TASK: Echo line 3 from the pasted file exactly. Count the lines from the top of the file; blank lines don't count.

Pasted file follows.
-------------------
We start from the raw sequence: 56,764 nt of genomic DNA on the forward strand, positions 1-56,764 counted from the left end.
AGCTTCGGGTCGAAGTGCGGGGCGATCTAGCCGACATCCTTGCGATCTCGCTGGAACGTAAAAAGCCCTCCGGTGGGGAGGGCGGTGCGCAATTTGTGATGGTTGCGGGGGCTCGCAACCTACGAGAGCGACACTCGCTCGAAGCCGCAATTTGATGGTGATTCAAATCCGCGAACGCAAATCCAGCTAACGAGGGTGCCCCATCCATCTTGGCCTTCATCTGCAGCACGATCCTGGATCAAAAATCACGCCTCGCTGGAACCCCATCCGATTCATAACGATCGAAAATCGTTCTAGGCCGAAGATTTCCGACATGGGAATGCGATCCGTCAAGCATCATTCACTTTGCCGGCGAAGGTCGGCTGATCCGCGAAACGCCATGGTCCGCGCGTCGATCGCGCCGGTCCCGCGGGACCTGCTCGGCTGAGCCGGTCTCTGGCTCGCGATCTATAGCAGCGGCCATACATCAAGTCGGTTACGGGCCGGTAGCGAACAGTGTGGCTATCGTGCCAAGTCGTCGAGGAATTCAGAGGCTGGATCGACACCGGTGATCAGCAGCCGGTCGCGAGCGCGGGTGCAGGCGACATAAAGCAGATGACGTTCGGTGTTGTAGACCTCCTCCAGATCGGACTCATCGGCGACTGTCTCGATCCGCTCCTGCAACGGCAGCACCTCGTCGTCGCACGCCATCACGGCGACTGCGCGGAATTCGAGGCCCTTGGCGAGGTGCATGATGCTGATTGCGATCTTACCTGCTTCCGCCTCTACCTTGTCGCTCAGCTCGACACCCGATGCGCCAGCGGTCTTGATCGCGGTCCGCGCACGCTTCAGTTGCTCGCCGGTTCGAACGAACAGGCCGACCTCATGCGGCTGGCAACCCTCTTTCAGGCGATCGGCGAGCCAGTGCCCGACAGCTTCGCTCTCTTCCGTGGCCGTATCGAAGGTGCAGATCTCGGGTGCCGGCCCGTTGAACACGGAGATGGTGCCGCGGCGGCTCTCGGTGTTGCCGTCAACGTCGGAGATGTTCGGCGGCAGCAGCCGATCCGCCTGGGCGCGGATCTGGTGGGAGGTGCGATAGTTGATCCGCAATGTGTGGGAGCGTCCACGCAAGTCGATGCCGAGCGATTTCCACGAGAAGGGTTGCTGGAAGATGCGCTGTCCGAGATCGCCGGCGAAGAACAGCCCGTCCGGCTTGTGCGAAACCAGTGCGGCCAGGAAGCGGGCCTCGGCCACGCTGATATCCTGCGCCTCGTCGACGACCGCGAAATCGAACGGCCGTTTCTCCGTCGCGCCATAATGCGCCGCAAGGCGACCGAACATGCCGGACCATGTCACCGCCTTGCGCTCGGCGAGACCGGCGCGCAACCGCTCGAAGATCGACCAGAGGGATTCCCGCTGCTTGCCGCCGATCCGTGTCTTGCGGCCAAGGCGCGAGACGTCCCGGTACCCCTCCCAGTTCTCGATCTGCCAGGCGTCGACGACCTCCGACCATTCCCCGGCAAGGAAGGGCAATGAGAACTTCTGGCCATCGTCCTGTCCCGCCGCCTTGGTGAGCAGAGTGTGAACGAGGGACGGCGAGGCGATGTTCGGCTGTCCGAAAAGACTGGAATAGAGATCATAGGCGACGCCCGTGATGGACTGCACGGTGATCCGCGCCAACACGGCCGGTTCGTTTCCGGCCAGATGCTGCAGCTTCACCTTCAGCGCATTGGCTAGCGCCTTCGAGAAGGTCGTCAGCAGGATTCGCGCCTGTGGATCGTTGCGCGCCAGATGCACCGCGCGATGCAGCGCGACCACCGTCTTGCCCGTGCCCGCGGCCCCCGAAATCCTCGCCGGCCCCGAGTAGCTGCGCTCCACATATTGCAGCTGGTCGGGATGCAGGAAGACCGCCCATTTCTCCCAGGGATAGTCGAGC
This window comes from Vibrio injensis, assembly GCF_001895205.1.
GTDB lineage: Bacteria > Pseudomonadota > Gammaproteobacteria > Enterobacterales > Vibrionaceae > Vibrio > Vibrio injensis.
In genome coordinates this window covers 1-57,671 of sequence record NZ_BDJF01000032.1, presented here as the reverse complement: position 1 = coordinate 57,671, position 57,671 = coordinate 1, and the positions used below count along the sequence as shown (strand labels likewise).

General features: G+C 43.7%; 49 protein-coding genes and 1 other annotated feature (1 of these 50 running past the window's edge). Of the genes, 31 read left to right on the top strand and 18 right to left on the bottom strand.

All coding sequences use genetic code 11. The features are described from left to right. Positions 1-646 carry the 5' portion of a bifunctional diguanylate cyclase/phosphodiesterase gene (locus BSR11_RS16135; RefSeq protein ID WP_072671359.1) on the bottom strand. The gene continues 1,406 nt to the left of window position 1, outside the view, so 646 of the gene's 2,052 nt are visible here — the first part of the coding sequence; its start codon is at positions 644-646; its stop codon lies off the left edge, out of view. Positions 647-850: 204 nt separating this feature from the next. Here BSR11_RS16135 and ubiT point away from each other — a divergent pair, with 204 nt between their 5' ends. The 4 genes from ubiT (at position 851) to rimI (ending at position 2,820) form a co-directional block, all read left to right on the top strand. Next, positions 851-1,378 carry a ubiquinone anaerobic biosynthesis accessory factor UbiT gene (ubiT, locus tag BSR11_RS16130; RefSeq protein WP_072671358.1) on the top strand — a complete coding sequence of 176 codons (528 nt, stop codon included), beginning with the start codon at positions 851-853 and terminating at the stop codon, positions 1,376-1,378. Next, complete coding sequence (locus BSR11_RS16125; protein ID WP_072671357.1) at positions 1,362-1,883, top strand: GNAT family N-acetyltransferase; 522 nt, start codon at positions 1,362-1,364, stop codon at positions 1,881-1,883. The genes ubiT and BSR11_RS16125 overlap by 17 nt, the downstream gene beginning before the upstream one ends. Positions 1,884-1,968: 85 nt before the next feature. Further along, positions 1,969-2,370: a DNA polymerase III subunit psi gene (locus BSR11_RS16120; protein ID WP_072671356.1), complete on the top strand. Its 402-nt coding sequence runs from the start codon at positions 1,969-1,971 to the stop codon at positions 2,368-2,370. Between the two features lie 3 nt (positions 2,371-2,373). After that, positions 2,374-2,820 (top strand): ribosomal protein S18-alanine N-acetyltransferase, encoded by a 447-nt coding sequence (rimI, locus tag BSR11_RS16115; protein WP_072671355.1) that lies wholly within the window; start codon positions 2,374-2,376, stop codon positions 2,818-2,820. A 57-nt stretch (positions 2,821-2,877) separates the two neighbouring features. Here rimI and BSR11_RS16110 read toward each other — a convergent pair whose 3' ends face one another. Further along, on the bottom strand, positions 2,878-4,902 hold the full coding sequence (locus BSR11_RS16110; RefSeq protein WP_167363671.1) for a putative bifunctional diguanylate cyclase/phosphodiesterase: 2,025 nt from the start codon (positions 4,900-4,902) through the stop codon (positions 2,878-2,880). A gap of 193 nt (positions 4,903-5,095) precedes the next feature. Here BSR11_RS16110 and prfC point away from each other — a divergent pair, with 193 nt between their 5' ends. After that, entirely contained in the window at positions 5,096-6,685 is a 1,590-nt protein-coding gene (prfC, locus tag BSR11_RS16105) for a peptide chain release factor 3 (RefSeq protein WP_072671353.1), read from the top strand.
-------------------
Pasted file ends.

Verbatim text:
This window comes from Vibrio injensis, assembly GCF_001895205.1.